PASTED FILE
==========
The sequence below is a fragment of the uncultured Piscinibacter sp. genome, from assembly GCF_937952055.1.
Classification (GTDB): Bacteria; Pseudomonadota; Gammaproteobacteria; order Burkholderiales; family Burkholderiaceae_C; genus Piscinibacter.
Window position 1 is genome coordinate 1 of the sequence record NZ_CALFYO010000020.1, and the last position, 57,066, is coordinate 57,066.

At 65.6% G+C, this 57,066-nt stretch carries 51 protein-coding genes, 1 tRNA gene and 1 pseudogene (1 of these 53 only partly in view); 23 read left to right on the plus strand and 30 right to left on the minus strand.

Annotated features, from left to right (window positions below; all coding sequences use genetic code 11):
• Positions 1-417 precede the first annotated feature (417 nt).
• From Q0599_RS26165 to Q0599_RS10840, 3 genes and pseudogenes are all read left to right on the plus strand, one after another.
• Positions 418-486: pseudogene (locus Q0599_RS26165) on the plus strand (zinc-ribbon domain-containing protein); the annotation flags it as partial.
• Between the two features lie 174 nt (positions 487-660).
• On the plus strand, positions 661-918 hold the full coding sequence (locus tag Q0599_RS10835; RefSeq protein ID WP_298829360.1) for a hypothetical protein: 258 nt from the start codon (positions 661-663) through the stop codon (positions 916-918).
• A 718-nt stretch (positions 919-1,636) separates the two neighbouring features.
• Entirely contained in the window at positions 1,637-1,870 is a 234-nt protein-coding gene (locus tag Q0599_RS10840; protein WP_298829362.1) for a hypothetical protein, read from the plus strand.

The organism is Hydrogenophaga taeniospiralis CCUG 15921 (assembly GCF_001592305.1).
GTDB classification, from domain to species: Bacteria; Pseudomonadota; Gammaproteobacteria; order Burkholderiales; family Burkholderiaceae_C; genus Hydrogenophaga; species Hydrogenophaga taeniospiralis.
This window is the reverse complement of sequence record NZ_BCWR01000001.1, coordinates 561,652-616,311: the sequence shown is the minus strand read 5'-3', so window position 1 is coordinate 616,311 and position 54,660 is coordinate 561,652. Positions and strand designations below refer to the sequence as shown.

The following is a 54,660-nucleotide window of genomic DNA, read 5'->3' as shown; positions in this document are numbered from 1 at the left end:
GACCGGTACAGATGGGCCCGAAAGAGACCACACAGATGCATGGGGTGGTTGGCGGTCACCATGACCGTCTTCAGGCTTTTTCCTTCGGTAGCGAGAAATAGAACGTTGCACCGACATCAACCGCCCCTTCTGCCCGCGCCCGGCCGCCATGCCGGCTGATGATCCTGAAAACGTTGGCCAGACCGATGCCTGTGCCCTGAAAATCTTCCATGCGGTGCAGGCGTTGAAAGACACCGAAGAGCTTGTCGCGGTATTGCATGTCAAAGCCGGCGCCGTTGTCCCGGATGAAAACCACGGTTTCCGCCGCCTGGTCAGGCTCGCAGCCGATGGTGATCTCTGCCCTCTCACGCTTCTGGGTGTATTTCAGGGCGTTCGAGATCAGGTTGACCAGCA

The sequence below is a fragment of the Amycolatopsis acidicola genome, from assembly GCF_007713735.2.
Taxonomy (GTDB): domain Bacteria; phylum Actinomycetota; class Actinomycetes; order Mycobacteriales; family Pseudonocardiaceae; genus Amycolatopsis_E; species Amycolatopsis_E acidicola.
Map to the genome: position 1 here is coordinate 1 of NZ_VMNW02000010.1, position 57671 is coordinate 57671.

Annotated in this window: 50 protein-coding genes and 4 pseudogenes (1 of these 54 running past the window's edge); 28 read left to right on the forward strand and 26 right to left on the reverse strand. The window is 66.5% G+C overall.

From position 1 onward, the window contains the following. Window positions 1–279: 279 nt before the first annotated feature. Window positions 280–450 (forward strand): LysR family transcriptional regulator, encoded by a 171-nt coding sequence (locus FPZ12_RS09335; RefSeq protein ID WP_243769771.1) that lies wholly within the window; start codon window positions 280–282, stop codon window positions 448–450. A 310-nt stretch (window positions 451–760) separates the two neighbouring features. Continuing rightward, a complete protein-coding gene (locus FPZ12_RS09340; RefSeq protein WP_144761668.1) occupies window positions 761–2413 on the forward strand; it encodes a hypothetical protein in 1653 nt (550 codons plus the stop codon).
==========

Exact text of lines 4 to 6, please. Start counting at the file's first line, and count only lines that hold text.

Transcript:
At 65.6% G+C, this 57,066-nt stretch carries 51 protein-coding genes, 1 tRNA gene and 1 pseudogene (1 of these 53 only partly in view); 23 read left to right on the plus strand and 30 right to left on the minus strand.

Annotated features, from left to right (window positions below; all coding sequences use genetic code 11):
• Positions 1-417 precede the first annotated feature (417 nt).